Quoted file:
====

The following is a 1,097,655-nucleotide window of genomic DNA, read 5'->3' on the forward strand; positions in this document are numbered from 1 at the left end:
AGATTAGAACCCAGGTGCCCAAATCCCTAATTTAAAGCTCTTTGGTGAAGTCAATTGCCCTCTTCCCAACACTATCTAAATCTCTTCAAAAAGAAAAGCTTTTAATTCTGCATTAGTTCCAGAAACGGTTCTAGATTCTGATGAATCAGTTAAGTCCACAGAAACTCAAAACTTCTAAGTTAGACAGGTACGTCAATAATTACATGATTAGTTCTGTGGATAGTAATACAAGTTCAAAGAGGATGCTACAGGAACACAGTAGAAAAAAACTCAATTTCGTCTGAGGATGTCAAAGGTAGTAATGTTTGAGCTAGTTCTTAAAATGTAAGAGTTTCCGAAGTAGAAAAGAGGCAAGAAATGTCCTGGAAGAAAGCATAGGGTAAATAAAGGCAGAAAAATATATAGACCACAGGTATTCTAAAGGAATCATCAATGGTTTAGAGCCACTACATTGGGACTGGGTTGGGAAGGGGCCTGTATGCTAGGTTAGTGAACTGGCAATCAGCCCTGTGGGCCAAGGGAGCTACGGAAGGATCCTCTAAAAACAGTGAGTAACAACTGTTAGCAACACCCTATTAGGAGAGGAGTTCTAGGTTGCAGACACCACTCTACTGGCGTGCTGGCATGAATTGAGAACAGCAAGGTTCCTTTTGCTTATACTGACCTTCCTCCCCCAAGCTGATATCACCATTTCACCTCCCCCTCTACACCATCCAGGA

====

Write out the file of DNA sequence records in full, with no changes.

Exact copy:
The following is a 1,097,655-nucleotide window of genomic DNA, read 5'->3' on the forward strand; positions in this document are numbered from 1 at the left end:
AGATTAGAACCCAGGTGCCCAAATCCCTAATTTAAAGCTCTTTGGTGAAGTCAATTGCCCTCTTCCCAACACTATCTAAATCTCTTCAAAAAGAAAAGCTTTTAATTCTGCATTAGTTCCAGAAACGGTTCTAGATTCTGATGAATCAGTTAAGTCCACAGAAACTCAAAACTTCTAAGTTAGACAGGTACGTCAATAATTACATGATTAGTTCTGTGGATAGTAATACAAGTTCAAAGAGGATGCTACAGGAACACAGTAGAAAAAAACTCAATTTCGTCTGAGGATGTCAAAGGTAGTAATGTTTGAGCTAGTTCTTAAAATGTAAGAGTTTCCGAAGTAGAAAAGAGGCAAGAAATGTCCTGGAAGAAAGCATAGGGTAAATAAAGGCAGAAAAATATATAGACCACAGGTATTCTAAAGGAATCATCAATGGTTTAGAGCCACTACATTGGGACTGGGTTGGGAAGGGGCCTGTATGCTAGGTTAGTGAACTGGCAATCAGCCCTGTGGGCCAAGGGAGCTACGGAAGGATCCTCTAAAAACAGTGAGTAACAACTGTTAGCAACACCCTATTAGGAGAGGAGTTCTAGGTTGCAGACACCACTCTACTGGCGTGCTGGCATGAATTGAGAACAGCAAGGTTCCTTTTGCTTATACTGACCTTCCTCCCCCAAGCTGATATCACCATTTCACCTCCCCCTCTACACCATCCAGGA